Analysts believe Trump's newfound enthusiasm for exercising pardoning power is because it's a presidential privilege unchecked by other branches of government, which can not be said of most of Trump's other policies.
FILE - Muhammad Ali, left, assumes his former fighting stance while joking around with Vietnamese people on the path outside of Ho Chi Minh's former home in Hanoi, Vietnam, May 11, 1994.
Trump's musing about an Ali pardon was blasted by the Rev. Al Sharpton, who accused the president of "nothing more than grandstanding". Actor Sylvester Stallone alerted him to that case.
"We have 3,000 names".
"The power to pardon is a attractive thing", he added.
Ali, born Cassius Marcellus Clay Jr., is one of the most celebrated athletes in U.S. history.
In an unsigned opinion, the court said that the Justice Department had misled Selective Service authorities by advising them that Ali's claim as a conscientious objector was neither honest nor based on religious tenets.
Though Ali was convicted of evading the draft for the Vietnam War in 1967, the Supreme Court later overturned that decision in 1971. And now he's considering another legendary boxer for a pardon: Muhammad Ali, who died in 2016 of Parkinson's disease. "And he wasn't very popular then", Mr Trump said.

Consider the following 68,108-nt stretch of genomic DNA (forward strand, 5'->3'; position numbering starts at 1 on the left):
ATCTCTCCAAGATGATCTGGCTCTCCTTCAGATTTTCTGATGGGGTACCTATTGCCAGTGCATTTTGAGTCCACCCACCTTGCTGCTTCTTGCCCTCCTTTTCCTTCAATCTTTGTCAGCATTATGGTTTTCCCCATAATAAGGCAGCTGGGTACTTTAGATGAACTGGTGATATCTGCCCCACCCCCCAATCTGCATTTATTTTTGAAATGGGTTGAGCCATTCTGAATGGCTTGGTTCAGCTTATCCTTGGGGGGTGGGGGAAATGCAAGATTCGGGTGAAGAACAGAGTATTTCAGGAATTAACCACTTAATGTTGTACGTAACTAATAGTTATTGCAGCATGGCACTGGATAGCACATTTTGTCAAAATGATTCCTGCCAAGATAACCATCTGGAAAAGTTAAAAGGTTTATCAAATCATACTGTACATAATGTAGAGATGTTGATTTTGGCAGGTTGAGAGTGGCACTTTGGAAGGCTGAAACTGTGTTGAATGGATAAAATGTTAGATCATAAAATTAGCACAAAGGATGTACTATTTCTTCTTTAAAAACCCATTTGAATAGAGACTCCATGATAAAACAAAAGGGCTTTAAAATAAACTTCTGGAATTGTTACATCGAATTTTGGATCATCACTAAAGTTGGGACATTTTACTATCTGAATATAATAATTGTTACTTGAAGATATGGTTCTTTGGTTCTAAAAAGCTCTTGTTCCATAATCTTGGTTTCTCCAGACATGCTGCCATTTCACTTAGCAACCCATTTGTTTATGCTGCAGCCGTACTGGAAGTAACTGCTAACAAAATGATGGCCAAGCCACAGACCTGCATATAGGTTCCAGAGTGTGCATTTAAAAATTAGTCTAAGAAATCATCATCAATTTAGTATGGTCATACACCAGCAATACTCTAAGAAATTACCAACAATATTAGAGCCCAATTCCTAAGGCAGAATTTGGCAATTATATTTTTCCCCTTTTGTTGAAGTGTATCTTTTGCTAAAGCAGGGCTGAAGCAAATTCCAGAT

Trump described Ali as "not very popular" at the time of his refusal to serve in the military during the Vietnam War.
Updated with reaction from Ali's former lawyer at 10:02 a.m.
The White House did not immediately respond to questions about why the president feels one is warranted.
Pardons have been at the front of President Donald Trump's mind lately.
"This was quite a surprise to everybody this morning when we heard about it", he said Friday during a phone interview.
The president has been operating outside the usual Justice Department clemency protocol, in which submitted cases are carefully considered based on their merits, and recommendations made. Kim Kardashian visited the White House last week to ask Trump to consider pardoning Johnson.
Trump insisted Friday that he was also interested in clemency for regular people and those without high-profile backers.
"I think the pardon should go to those who kneel, that's who should get the pardons, that would be putting it in the right perspective, in the right place", she explained. "So this, to our knowledge, came out of the blue, for reasons that I'll let you speculate".